Bob Dylan Among Honorees of 2012 Presidential Medal Of Freedom

PRESIDENT BARACK H. OBAMA awarded Presidential Medals of Freedom today at the White House to Jan Karski, Dolores Huerta, John Glenn, John Paul Stevens, Madeleine Albright, Shimon Peres, John Doar, William Foege, Juliette Gordon Low, Pat Summitt, Gordon Hirabayashi, and wait for it, can you believe it, the one and only Bob Dylan. The medal is the highest honor a president can bestow upon a civilian.

When delivering his brief remarks about each honoree, President Obama thanked musician Bob Dylan for opening up his world. "I remember in college listening to Bob Dylan and my world opening up because he captured something that—about this country that was so vital," Obama said. The president also noted that he's "a really big fan."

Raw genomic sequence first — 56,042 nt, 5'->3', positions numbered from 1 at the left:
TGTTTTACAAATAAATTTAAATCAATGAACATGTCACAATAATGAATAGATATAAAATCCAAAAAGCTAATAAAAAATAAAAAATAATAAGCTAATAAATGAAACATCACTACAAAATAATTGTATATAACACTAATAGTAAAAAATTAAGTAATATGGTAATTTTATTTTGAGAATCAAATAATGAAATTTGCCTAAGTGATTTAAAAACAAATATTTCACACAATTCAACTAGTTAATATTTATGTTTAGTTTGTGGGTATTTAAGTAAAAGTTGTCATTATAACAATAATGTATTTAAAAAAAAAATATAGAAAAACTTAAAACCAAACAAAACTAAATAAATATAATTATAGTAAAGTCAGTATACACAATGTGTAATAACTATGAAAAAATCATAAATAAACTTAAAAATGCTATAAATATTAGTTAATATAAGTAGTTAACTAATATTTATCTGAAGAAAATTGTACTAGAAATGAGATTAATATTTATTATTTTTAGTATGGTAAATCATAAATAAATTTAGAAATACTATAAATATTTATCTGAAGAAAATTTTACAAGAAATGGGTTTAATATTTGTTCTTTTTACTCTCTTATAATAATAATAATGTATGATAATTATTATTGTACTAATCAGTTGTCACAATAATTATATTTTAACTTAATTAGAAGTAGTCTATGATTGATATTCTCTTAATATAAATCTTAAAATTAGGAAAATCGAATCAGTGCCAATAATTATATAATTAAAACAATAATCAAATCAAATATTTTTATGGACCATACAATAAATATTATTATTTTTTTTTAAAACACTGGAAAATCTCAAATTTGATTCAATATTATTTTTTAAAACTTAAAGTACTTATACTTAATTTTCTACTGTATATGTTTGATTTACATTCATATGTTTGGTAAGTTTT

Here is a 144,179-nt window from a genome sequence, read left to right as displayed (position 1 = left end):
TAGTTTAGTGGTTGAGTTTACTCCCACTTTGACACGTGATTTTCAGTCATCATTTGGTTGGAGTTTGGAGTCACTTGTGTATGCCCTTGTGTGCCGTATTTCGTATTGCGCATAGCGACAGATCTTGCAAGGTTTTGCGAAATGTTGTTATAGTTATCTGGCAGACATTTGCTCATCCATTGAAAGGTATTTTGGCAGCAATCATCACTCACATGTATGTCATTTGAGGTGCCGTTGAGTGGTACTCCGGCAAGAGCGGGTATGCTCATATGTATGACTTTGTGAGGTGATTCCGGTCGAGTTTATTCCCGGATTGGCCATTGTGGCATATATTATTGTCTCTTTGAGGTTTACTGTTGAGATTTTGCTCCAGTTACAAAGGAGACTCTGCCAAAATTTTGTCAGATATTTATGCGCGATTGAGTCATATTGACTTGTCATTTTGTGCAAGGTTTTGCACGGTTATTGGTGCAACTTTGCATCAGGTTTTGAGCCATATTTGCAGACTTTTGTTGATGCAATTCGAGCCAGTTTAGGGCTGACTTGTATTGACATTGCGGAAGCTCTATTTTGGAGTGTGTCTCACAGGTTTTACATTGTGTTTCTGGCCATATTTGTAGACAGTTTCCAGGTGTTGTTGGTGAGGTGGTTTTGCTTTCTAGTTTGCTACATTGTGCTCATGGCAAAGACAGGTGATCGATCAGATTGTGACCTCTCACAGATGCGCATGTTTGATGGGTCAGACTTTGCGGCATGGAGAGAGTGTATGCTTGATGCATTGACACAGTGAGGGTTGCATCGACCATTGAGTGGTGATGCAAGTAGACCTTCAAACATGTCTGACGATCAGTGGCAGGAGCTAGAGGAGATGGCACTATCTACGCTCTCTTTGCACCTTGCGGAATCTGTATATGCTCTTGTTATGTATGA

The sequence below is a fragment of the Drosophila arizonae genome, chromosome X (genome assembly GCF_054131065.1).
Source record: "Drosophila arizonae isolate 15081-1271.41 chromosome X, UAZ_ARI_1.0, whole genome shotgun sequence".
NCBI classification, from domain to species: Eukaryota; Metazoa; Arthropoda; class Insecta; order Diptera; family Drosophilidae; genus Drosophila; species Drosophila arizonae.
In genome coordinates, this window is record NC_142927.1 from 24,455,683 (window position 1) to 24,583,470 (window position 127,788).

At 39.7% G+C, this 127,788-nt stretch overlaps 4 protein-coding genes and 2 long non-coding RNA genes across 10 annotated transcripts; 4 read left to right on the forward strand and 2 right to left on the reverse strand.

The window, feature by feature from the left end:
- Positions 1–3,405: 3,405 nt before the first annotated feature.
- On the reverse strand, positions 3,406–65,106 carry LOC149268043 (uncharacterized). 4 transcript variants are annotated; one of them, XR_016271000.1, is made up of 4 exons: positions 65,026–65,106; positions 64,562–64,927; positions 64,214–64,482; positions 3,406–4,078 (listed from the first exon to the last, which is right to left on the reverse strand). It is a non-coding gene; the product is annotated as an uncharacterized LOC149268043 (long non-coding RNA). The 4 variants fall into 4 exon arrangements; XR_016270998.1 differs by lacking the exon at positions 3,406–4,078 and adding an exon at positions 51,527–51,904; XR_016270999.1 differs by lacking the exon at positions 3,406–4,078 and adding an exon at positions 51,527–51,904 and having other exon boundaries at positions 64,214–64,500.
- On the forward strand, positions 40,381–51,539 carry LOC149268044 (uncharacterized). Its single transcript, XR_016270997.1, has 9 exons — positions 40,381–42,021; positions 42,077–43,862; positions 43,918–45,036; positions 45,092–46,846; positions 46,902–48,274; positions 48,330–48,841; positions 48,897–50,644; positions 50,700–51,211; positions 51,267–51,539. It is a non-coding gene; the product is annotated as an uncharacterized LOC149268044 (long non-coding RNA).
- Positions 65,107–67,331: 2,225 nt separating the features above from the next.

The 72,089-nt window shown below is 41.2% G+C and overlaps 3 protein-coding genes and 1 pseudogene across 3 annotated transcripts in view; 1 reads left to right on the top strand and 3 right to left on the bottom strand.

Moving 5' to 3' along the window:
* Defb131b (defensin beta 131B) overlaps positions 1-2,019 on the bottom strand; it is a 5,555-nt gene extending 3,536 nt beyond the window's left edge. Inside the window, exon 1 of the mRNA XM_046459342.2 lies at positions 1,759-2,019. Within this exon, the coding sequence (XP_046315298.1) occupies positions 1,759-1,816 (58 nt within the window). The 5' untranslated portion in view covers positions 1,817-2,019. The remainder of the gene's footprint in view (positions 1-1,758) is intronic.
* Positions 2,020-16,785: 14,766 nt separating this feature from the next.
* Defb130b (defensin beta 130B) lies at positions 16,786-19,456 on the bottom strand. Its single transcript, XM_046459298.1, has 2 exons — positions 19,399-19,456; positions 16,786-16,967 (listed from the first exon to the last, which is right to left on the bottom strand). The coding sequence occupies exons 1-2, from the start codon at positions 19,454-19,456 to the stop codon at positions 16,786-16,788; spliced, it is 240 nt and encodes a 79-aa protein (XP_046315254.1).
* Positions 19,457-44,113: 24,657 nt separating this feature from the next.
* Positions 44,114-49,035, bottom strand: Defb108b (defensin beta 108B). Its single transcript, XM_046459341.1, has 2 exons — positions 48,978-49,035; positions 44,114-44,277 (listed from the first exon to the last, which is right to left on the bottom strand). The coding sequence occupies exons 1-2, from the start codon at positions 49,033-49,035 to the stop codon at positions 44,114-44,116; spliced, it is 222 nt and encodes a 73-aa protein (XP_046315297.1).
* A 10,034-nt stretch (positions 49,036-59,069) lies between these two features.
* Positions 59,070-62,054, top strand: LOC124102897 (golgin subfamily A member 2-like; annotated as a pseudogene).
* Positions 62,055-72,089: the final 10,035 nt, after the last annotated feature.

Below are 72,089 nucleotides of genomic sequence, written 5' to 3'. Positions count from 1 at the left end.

Bob Dylan started out singing other people’s songs. But, as he says, “There came a point where I had to write what I wanted to say, because what I wanted to say, nobody else was writing.” So born in Hibbing, Minnesota—a town, he says, where “you couldn’t be a rebel—it was too cold”—(laughter)—Bob moved to New York at age 19. By the time he was 23, Bob’s voice, with its weight, its unique, gravelly power was redefining not just what music sounded like, but the message it carried and how it made people feel. Today, everybody from Bruce Springsteen to U2 owes Bob a debt of gratitude. There is not a bigger giant in the history of American music. All these years later, he’s still chasing that sound, still searching for a little bit of truth. And I have to say that I am a really big fan.

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